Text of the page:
Tobias lined up and booted the opening kick. Dixon took it on the bounce and got it out to around the 35-yard line. The defense took the field.

The scout tapes we had on the Indians had shown Dixon playing receiver for much of each game. In those films we had seen him only at the Quarterback position during the last quarter or so of each contest. However, for this game, after the starting lineups had been published, we learned Dixon would be starting at the Quarterback position.

As the Defensive Coordinator, my main concern was to contain Dixon’s scrambling and running ability. This would be the biggest threat to our defense. The Indians ran a spread style offense that centered around Dixon’s ability to run and scramble. Their “bread-and-butter” running play we had determined from the scout tapes was a “zone read.” When you run a zone read, the Quarterback receives the ball in the “shotgun” position. He then sticks the ball in the belly of the running back and “rides” him towards the line in one direction. While “riding” the running back, the Quarterback then makes a “read” and decides whether to let the running back keep the ball or whether to pull the ball out and run it himself in the opposite direction.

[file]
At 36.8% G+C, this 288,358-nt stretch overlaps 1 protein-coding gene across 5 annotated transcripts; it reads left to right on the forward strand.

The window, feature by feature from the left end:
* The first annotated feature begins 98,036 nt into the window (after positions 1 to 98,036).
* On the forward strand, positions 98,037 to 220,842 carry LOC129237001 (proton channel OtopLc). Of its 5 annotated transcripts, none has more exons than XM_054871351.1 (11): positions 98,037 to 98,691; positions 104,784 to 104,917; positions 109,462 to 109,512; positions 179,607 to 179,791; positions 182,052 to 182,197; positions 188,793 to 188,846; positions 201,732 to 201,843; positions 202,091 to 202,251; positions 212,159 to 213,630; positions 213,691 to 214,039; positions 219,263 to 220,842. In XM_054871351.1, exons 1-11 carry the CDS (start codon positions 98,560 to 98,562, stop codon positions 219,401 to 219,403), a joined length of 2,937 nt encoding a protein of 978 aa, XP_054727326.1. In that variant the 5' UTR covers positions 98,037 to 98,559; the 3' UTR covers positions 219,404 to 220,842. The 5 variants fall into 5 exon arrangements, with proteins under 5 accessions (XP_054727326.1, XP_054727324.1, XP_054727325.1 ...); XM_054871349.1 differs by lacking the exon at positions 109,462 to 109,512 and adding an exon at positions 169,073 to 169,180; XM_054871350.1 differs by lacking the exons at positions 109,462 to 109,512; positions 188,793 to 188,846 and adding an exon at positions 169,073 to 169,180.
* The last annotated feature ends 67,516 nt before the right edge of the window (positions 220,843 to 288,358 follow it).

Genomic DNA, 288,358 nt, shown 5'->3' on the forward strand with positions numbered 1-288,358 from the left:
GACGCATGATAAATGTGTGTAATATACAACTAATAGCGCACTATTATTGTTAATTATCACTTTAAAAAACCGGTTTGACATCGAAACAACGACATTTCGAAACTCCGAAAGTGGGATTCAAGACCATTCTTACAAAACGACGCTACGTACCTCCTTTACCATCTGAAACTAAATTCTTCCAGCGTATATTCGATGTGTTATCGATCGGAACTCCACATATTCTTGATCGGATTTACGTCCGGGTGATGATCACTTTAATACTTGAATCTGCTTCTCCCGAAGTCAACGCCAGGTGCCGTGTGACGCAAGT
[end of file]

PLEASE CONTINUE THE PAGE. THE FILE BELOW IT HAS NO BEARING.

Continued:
The Indians opened with a zone read that netted them nothing. The next couple plays found the Indians with a fourth and one from their own 44-yard line. They decided to go for it. They went with the zone read again but Dixon kept the ball heading left. He was hit early but managed to worm his way over the line of scrimmage for three yards and the first down.

dixon tacked 2 coralling dixon

With a fresh set of downs, Dixon opted to keep the ball again picking up four yards. They followed this with an incomplete swing pass and then the big play for us, which was a sack. It came on a third and six situation from the Indian 39-yard line. Both our defensive tackles (we were in a 3-man front look) had great penetration and got Dixon scrambling. Both Gooden and Janne were in on the sack. The loss forced the punt, which was kicked away and downed on our 41-yard line.

gooden sack Indian punt